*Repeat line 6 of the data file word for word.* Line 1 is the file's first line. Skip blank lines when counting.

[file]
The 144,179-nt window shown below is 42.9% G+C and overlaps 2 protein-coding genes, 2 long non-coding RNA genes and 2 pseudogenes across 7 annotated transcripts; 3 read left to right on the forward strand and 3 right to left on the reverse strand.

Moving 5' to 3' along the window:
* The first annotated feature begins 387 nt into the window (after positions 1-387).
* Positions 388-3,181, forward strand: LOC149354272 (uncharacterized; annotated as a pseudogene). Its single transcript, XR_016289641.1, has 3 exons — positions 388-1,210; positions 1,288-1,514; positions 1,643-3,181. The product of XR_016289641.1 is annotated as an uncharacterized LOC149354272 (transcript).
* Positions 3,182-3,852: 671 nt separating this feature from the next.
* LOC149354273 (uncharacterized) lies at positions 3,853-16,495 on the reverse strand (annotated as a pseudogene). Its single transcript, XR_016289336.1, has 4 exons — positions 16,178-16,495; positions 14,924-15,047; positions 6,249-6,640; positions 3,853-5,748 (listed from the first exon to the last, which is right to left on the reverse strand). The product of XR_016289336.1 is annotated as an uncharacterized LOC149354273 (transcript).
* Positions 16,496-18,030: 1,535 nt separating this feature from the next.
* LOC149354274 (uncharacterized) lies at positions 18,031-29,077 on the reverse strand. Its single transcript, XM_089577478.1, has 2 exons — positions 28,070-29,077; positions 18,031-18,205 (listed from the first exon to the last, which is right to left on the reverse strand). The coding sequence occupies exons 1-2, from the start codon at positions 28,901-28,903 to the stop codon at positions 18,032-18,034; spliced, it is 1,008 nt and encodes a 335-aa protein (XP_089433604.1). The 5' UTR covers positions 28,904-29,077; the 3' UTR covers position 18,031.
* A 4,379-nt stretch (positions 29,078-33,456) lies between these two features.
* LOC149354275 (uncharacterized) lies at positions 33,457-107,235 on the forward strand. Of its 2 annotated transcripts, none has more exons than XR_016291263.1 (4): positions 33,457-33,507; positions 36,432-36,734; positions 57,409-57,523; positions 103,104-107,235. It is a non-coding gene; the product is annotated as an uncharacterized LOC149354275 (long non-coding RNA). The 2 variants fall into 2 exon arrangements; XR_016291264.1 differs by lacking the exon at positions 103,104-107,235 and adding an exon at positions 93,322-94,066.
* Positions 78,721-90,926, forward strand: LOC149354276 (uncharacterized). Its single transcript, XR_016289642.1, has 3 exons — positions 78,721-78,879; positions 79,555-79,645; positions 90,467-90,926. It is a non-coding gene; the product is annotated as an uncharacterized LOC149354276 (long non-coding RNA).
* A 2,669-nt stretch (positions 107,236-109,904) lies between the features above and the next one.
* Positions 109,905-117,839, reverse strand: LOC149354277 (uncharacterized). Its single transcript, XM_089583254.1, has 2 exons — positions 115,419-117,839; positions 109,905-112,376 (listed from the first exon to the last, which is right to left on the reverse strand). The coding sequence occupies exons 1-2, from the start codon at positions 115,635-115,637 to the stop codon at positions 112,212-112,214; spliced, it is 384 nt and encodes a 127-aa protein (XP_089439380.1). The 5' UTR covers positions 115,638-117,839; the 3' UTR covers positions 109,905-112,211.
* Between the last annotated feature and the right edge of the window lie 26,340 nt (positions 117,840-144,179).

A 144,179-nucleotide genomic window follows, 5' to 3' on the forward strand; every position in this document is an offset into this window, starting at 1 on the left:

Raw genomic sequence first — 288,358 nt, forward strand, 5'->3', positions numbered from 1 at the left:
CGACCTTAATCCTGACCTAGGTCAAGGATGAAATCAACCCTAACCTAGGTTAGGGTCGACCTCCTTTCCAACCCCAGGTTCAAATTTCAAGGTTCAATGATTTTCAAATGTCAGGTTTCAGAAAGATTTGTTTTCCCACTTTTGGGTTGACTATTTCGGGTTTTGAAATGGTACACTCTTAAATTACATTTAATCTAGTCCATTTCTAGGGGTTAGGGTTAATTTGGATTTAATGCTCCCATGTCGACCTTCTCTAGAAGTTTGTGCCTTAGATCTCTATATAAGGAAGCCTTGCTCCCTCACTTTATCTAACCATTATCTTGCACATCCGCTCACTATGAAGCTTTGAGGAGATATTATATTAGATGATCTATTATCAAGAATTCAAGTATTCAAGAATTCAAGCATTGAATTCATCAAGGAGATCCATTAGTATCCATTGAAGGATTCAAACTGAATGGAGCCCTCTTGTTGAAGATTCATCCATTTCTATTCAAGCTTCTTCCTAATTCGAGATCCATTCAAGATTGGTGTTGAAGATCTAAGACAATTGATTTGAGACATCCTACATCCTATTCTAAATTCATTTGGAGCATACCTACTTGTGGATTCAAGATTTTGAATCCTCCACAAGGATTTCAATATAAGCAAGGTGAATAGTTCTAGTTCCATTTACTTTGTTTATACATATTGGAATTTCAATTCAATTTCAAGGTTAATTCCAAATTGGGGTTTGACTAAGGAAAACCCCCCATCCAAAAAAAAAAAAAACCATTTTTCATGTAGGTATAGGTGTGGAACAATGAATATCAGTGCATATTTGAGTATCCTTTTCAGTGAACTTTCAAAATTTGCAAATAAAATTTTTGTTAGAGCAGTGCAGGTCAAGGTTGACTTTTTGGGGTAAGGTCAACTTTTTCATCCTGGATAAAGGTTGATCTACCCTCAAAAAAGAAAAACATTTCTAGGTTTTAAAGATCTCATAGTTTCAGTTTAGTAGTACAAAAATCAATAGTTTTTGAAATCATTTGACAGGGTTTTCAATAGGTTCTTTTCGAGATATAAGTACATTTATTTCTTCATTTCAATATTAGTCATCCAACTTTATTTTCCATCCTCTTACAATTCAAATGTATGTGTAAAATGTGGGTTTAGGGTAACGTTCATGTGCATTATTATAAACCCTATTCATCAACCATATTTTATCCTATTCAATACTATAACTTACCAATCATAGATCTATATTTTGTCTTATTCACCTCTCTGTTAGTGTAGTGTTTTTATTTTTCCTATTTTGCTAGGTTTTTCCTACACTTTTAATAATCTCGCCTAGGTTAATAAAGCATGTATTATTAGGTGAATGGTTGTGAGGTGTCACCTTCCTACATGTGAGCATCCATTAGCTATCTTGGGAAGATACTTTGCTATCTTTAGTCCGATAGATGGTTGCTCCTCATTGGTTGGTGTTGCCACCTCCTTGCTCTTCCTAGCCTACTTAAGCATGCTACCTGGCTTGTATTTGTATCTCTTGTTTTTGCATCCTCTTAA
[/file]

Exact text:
* LOC149354273 (uncharacterized) lies at positions 3,853-16,495 on the reverse strand (annotated as a pseudogene). Its single transcript, XR_016289336.1, has 4 exons — positions 16,178-16,495; positions 14,924-15,047; positions 6,249-6,640; positions 3,853-5,748 (listed from the first exon to the last, which is right to left on the reverse strand). The product of XR_016289336.1 is annotated as an uncharacterized LOC149354273 (transcript).